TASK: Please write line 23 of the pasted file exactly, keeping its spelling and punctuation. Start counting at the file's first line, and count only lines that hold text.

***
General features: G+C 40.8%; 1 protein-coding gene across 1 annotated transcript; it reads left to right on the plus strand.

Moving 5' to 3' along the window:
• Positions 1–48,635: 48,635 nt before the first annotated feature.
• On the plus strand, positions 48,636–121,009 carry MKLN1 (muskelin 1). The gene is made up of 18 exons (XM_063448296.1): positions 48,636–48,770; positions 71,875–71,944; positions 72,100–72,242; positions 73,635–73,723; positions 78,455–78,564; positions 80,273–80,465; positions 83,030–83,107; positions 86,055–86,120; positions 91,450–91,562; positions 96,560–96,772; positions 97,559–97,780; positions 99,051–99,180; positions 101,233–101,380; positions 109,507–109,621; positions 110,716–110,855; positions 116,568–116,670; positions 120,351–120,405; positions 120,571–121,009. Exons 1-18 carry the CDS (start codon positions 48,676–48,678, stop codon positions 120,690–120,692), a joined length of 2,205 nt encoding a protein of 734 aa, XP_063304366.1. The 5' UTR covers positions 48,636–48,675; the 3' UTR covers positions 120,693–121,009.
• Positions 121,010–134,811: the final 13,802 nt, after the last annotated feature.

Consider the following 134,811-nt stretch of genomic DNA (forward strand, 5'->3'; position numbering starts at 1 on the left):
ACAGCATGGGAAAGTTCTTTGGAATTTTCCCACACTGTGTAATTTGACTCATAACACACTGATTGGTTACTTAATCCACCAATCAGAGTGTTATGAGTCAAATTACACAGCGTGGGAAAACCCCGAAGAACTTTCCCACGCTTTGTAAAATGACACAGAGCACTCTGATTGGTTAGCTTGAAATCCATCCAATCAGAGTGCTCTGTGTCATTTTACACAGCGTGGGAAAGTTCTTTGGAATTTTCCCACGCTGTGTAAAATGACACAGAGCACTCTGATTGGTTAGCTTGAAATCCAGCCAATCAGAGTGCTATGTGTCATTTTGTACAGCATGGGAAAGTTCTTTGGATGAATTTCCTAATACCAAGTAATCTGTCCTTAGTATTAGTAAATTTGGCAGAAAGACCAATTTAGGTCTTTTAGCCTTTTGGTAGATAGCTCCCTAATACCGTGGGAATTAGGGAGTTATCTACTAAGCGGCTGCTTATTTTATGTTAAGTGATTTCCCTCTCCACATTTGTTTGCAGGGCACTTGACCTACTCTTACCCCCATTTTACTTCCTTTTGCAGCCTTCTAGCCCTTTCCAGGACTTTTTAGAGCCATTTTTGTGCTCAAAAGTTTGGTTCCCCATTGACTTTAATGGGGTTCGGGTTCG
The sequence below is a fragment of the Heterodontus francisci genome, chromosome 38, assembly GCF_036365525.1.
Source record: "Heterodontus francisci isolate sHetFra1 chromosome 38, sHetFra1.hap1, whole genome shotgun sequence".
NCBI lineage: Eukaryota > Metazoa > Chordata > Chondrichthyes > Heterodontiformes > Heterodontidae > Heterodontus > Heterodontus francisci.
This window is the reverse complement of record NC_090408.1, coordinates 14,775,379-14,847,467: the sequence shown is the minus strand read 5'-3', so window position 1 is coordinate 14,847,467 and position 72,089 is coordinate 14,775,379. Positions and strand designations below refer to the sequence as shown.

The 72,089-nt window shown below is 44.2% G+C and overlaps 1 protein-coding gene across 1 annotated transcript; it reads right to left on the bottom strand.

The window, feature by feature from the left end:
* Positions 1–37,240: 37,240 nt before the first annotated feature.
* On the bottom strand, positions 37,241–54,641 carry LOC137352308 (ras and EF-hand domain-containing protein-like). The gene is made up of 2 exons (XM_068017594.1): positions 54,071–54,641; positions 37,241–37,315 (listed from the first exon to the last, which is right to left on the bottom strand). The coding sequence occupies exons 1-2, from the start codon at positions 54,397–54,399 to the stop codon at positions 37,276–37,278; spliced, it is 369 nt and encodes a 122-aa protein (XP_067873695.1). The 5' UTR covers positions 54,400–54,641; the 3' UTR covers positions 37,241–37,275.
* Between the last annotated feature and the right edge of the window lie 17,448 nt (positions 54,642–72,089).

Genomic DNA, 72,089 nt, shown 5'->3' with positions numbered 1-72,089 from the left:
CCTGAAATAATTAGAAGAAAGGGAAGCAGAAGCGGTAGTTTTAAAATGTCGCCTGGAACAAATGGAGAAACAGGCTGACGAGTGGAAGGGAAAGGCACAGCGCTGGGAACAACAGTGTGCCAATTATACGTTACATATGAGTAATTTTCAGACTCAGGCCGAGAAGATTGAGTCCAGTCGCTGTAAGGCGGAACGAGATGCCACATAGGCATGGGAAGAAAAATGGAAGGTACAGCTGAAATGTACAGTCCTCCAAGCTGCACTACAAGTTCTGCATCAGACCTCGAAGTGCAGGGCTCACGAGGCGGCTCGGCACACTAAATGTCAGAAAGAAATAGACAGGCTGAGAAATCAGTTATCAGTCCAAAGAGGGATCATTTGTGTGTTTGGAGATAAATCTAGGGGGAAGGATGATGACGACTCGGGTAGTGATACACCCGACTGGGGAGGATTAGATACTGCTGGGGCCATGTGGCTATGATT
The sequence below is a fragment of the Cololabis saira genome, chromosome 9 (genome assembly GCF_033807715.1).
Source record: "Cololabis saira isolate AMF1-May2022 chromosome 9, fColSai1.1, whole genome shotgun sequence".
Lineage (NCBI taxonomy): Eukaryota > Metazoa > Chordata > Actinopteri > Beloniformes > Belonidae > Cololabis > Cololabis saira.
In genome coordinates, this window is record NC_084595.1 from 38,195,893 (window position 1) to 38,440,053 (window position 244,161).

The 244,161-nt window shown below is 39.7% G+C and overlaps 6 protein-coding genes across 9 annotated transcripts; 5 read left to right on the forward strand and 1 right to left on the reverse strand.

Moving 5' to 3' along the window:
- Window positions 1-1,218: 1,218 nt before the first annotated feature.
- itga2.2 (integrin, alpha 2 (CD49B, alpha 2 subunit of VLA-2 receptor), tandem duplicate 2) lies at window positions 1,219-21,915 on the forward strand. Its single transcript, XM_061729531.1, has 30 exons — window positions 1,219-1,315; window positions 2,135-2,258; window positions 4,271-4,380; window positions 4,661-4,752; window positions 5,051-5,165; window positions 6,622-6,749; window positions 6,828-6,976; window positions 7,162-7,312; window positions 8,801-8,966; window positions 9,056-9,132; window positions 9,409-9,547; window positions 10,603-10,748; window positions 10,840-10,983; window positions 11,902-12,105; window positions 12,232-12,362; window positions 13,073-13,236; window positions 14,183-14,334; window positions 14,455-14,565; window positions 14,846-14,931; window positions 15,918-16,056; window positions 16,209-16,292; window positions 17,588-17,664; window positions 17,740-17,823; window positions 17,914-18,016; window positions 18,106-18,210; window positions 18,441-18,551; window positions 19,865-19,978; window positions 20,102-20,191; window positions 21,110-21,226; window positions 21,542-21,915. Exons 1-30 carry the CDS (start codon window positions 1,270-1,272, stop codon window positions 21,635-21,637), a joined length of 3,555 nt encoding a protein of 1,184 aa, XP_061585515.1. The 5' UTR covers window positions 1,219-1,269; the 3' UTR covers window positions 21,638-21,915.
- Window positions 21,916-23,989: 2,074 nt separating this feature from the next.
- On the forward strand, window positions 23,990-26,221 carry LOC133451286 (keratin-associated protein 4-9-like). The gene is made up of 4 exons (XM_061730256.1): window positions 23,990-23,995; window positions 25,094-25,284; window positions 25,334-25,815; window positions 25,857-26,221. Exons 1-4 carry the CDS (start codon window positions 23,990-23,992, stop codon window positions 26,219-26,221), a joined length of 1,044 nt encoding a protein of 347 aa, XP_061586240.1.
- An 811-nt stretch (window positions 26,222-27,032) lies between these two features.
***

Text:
The 244,161-nt window shown below is 39.7% G+C and overlaps 6 protein-coding genes across 9 annotated transcripts; 5 read left to right on the forward strand and 1 right to left on the reverse strand.